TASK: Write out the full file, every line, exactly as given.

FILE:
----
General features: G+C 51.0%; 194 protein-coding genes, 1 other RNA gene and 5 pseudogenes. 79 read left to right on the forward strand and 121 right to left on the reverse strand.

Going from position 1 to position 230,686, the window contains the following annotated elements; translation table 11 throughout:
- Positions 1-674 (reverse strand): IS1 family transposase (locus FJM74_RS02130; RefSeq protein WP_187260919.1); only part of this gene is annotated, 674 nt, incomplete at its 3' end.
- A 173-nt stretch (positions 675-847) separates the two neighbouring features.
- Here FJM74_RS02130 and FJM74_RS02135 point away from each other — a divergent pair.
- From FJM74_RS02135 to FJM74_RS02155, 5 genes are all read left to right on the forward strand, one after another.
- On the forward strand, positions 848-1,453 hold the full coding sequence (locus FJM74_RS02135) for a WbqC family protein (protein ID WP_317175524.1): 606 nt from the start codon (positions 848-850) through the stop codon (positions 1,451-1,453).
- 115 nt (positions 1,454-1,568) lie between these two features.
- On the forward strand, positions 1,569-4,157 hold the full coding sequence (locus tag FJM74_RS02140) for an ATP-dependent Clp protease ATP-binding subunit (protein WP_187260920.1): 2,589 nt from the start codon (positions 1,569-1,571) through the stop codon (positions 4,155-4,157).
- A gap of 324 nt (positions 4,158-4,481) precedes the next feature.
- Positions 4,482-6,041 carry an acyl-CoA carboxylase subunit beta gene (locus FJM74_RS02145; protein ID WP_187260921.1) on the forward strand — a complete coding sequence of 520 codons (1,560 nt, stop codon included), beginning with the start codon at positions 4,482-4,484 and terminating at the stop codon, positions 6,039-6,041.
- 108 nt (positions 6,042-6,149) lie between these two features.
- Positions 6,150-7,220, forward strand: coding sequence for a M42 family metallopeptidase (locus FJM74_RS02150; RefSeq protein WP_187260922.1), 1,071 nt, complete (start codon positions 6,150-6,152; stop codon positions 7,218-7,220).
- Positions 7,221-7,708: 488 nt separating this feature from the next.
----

General features: G+C 51.0%; 194 protein-coding genes, 1 other RNA gene and 5 pseudogenes. 79 read left to right on the forward strand and 121 right to left on the reverse strand.

Going from position 1 to position 230,686, the window contains the following annotated elements; translation table 11 throughout:
- Positions 1-674 (reverse strand): IS1 family transposase (locus FJM74_RS02130; RefSeq protein WP_187260919.1); only part of this gene is annotated, 674 nt, incomplete at its 3' end.
- A 173-nt stretch (positions 675-847) separates the two neighbouring features.
- Here FJM74_RS02130 and FJM74_RS02135 point away from each other — a divergent pair.
- From FJM74_RS02135 to FJM74_RS02155, 5 genes are all read left to right on the forward strand, one after another.
- On the forward strand, positions 848-1,453 hold the full coding sequence (locus FJM74_RS02135) for a WbqC family protein (protein ID WP_317175524.1): 606 nt from the start codon (positions 848-850) through the stop codon (positions 1,451-1,453).
- 115 nt (positions 1,454-1,568) lie between these two features.
- On the forward strand, positions 1,569-4,157 hold the full coding sequence (locus tag FJM74_RS02140) for an ATP-dependent Clp protease ATP-binding subunit (protein WP_187260920.1): 2,589 nt from the start codon (positions 1,569-1,571) through the stop codon (positions 4,155-4,157).
- A gap of 324 nt (positions 4,158-4,481) precedes the next feature.
- Positions 4,482-6,041 carry an acyl-CoA carboxylase subunit beta gene (locus FJM74_RS02145; protein ID WP_187260921.1) on the forward strand — a complete coding sequence of 520 codons (1,560 nt, stop codon included), beginning with the start codon at positions 4,482-4,484 and terminating at the stop codon, positions 6,039-6,041.
- 108 nt (positions 6,042-6,149) lie between these two features.
- Positions 6,150-7,220, forward strand: coding sequence for a M42 family metallopeptidase (locus FJM74_RS02150; RefSeq protein WP_187260922.1), 1,071 nt, complete (start codon positions 6,150-6,152; stop codon positions 7,218-7,220).
- Positions 7,221-7,708: 488 nt separating this feature from the next.